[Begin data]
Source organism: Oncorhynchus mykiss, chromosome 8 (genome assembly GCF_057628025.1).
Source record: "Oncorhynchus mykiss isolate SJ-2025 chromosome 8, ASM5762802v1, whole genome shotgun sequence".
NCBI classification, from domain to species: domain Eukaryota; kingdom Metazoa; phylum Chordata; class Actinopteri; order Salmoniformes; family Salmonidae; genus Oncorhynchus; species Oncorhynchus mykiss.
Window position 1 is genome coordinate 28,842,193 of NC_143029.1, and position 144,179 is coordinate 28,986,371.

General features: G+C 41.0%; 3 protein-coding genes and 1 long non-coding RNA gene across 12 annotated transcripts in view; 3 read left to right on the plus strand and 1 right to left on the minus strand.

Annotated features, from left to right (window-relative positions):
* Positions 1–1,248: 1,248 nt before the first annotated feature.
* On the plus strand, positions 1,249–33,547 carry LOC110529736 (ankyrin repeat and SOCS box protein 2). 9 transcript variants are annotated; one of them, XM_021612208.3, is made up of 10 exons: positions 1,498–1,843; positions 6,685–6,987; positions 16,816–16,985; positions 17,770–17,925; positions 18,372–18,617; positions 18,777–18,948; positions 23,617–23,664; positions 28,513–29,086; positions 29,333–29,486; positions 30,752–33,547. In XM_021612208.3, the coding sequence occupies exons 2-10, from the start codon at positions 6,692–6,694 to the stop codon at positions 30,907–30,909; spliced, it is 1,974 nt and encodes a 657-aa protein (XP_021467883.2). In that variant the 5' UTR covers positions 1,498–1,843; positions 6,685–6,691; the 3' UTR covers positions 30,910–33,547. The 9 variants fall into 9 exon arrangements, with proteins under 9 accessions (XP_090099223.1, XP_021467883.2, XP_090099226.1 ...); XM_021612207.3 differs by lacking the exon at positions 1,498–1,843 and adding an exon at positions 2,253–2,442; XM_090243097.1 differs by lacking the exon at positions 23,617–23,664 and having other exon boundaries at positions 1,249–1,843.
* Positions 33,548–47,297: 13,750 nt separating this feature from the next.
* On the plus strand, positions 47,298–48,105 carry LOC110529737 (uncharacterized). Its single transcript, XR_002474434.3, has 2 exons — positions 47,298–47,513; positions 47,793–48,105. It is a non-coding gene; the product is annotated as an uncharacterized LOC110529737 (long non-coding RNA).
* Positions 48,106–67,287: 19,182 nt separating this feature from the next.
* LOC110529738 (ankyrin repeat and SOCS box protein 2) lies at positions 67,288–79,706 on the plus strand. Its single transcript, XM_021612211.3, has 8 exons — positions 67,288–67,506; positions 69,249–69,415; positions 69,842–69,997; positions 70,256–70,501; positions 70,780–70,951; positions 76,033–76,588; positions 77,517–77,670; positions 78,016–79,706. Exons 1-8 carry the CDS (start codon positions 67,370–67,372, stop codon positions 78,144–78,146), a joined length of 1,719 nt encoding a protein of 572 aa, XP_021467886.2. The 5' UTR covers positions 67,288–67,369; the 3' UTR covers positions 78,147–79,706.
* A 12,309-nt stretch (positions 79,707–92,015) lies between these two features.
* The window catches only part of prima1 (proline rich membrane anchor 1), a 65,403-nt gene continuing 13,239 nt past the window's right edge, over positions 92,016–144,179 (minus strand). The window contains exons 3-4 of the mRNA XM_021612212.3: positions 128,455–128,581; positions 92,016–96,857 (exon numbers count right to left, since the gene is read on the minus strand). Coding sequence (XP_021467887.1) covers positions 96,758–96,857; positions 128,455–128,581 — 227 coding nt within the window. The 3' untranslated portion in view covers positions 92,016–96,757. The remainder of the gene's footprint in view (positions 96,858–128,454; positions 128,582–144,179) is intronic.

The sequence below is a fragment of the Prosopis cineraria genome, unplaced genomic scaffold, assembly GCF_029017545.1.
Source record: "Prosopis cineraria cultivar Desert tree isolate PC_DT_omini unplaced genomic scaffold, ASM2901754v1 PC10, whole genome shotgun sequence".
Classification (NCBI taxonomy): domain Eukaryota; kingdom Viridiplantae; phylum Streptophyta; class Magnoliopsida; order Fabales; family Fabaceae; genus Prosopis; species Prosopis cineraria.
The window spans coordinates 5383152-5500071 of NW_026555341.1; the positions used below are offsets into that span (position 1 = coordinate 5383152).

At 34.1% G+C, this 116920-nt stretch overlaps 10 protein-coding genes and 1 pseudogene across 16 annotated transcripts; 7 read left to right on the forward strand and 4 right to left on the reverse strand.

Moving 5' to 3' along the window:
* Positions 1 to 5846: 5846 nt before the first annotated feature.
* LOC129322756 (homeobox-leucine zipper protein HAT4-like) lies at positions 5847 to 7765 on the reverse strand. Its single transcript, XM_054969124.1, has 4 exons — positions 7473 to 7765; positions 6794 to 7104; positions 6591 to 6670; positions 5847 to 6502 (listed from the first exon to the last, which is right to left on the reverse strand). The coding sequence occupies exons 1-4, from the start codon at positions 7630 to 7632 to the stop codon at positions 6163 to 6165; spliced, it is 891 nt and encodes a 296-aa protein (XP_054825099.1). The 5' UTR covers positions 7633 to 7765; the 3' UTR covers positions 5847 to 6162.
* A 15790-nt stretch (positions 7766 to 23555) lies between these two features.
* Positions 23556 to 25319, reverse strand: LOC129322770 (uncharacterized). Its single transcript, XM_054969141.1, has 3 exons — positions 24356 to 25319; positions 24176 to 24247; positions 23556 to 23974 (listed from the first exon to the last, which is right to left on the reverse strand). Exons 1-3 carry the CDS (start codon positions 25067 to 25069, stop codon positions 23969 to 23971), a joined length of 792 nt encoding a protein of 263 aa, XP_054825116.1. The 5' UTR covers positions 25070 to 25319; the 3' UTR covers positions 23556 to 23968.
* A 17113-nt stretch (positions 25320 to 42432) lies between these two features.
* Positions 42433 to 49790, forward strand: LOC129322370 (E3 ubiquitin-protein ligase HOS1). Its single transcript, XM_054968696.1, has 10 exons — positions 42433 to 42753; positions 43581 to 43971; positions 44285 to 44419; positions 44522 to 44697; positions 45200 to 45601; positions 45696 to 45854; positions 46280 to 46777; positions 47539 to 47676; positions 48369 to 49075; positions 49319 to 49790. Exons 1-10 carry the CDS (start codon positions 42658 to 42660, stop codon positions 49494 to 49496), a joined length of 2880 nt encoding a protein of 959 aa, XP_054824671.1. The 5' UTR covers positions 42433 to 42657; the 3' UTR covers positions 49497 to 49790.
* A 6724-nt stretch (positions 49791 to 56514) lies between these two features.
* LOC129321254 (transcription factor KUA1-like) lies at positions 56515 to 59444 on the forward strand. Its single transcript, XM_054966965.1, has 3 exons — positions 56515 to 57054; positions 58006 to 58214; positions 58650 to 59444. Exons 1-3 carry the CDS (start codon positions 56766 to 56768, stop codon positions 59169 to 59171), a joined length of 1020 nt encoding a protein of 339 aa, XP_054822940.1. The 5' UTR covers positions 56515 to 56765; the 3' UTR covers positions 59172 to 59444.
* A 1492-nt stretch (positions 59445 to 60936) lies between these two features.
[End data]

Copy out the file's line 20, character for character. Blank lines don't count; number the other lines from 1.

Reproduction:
Moving 5' to 3' along the window: